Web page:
Brief History of the Rhodesian Army


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The beginnings of the Rhodesian Army go back to 29 October, 1889, when the Royal Charter was granted by Queen Victoria to the British South Africa Company, authorising it to raise a police force for the territories that were intended to come under its control north of the Limpopo River.

 One hundred men were enrolled initially, almost entirely from the BBP (Bechuanaland Border Police), to accompany the Pioneer Column and this force was officially designated the "British South Africa Company Police". For the march into Mashonaland this number was later increased to 500.

 By 1892, a couple of years after the successful occupation of Mashonaland the number of men in the force had decreased and the BSACP was replaced by a number of volunteer forces - the Mashonaland Horse, the Mashonaland Mounted Police and the Mashonaland Constabulary.

 The peace did not last for long, however, and the outbreak of the Matabele War in 1893 saw the total number of volunteers for police service rise to about 1000 men in a number of new units - the Salisbury Horse, Victoria Rangers and Raaf's Rangers. With the assistance of the BBP the power of the Matabele was broken in a three month campaign in which the most memorable event was the last stand of the 34 men of the Shangani Patrol. Cornered by a large Matabele force near the banks of the Shangani River, the men of the patrol had no option but to fight to the last man, refusing to surrender. The battle lasted from sunrise to sunset and after the battle the Matabele paid tribute to the bravery of the men of the patrol.

 The volunteer regiments were disbanded in December 1893 and a new force named the Rhodesia Horse was formed. For the policing of Matabeleland another force named the Matabeleland Mounted Police was raised.

 Many of the police accompanied Dr. Jameson on his raid into the Transvaal in 1895 to help the Englishmen who were rebelling against the Boer government there. The raid failed and Jameson and his men were all captured. The raid, having left the colony almost undefended, led indirectly to the Mashona and Matabele Rebellions in 1896. The fighting lasted until 1898, with British troops arriving from Natal and the Cape to help the beleaguered colonists. The two forces of police were amalgamated into the Rhodesia Mounted Police and in 1909, much expanded, this force became known as the British South Africa Police (BSAP), the name it was to retain until 1980.

 The population of the territory increased rapidly and a purely military force, as opposed to police, was raised in 1898, called the Southern Rhodesia Volunteers (SRV). This unit was divided into an Eastern Division, based in Salisbury, and a Western Division, based in Bulawayo.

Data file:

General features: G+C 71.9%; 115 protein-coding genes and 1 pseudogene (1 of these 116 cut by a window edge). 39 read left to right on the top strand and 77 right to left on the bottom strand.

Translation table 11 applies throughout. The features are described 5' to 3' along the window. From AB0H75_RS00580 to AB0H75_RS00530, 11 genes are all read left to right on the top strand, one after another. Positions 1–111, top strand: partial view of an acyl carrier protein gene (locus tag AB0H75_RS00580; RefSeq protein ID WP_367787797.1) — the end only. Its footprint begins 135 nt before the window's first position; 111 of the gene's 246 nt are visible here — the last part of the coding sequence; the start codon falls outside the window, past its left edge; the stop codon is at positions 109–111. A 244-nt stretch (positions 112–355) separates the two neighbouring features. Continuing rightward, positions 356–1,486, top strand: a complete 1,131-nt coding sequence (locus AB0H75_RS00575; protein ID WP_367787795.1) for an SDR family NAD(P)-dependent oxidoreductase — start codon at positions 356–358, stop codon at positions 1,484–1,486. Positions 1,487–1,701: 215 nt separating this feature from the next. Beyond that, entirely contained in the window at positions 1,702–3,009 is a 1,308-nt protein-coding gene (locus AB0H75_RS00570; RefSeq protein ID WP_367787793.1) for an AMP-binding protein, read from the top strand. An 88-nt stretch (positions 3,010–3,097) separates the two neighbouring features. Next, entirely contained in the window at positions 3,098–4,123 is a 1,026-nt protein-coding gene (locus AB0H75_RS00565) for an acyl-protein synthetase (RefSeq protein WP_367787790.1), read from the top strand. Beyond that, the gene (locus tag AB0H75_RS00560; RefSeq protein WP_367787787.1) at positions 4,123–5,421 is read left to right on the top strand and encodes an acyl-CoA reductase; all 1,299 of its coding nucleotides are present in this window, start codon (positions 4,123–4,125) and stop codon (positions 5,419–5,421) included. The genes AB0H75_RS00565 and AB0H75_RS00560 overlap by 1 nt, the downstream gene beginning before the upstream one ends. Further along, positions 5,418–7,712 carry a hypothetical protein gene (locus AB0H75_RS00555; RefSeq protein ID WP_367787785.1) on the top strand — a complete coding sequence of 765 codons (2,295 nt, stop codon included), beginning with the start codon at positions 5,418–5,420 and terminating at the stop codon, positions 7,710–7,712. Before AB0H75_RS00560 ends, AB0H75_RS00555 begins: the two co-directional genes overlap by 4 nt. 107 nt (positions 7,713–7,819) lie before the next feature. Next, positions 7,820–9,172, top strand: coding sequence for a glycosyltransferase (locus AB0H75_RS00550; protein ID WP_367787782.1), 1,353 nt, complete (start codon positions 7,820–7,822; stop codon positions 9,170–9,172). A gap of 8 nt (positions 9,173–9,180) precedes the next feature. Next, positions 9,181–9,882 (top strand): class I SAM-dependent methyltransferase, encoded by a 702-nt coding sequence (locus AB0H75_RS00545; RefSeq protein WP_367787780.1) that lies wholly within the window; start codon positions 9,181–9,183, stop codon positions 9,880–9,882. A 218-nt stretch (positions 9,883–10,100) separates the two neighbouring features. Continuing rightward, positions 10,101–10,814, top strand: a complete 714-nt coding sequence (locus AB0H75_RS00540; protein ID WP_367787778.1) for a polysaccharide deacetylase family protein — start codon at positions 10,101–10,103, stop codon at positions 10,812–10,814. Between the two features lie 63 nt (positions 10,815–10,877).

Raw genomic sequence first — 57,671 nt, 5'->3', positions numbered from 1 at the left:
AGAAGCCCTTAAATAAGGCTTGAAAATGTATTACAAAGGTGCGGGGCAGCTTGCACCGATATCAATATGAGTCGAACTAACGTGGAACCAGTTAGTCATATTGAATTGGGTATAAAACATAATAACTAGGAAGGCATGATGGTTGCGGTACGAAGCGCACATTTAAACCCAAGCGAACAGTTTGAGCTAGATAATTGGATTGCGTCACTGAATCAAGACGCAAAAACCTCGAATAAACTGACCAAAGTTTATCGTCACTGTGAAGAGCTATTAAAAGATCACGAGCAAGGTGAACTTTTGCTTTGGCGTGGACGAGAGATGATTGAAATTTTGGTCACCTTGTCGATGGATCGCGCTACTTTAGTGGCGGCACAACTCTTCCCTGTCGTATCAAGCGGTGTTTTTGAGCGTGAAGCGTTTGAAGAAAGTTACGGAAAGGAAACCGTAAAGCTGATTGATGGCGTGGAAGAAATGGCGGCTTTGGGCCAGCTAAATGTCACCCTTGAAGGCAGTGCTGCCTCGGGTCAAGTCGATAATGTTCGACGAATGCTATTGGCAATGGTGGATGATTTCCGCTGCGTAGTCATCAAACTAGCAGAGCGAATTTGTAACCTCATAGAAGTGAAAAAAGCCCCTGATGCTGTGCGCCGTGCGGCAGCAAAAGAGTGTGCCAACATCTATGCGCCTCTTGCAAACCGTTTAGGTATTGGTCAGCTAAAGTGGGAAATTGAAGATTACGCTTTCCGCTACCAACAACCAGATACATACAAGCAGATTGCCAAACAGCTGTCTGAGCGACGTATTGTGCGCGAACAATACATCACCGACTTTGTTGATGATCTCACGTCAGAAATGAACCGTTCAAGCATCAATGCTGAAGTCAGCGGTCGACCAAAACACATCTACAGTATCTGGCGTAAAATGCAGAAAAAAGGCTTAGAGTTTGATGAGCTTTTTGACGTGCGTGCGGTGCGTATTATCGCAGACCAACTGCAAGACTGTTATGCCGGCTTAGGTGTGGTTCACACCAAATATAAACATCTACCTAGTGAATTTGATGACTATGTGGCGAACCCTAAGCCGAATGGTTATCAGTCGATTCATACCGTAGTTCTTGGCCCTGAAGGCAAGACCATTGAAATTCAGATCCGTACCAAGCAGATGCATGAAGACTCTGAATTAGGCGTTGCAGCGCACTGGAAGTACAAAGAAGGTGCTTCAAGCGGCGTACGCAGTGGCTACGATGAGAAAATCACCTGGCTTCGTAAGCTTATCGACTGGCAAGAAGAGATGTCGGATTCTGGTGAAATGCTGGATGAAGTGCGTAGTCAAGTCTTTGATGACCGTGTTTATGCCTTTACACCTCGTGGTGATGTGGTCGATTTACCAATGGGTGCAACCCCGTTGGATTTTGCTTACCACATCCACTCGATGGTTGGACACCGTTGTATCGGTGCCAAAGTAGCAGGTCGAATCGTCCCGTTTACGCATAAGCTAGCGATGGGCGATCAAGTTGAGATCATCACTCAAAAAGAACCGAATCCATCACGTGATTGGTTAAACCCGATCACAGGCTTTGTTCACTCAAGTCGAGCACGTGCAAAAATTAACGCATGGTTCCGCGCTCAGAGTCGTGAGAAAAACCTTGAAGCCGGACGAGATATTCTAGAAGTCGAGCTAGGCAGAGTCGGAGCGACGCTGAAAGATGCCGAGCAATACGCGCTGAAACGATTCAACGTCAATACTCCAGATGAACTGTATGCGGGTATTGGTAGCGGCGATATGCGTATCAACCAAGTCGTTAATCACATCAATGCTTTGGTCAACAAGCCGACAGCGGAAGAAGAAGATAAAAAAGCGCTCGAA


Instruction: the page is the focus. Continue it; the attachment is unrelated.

The SRV served in the Boer War and took part in the relief of Mafeking, where a division of the BSAP were among the defenders. A new unit, the Rhodesia Regiment, was also formed at this time, mainly for the defence of Rhodesia, but this unit was also sent to serve in the Boer War.

 With the end of the Boer War, a fledgling Rhodesian Army was in being, based on the British Army, and the first King's Colour and Regimental Colour were awarded to the SRV.

 The original Rhodesia Regiment had been disbanded shortly after the siege of Mafeking, but the unit was revived in 1914 to form two regiments to fight alongside the Commonwealth troops in South West Africa and East Africa (and later in France) during the First World War. The Rhodesia Native Regiment, which was formed at the same time, earned the battle honour "East Africa 1916-1918", this honour later being transferred to the Rhodesian African Rifles, which later absorbed the RNR. The Rhodesia Regiments were also awarded their first battle honours.

 The Southern Rhodesia Volunteers were disbanded in 1920, although a few rifle companies were retained in each of the main towns of Rhodesia.

 The Defence Act of 1927 finally created a Permanent Force and a Territorial Force for the colony, although little progress was made in the period up to 1939, at which time the police were finally separated from the military, and conscription for the latter introduced.

 The war years of 1939-1945 saw the rapid expansion of the Rhodesian armed forces, with the addition of a number of full-time units, including the 1st Battalion RAR, an artillery unit, an armoured car unit, and training schools in Gwelo and Umtali. Rhodesians served in many British units during the war and supplied 3 squadrons to the RAF. After the war, the King conferred the title of "Royal" on the Rhodesia Regiment.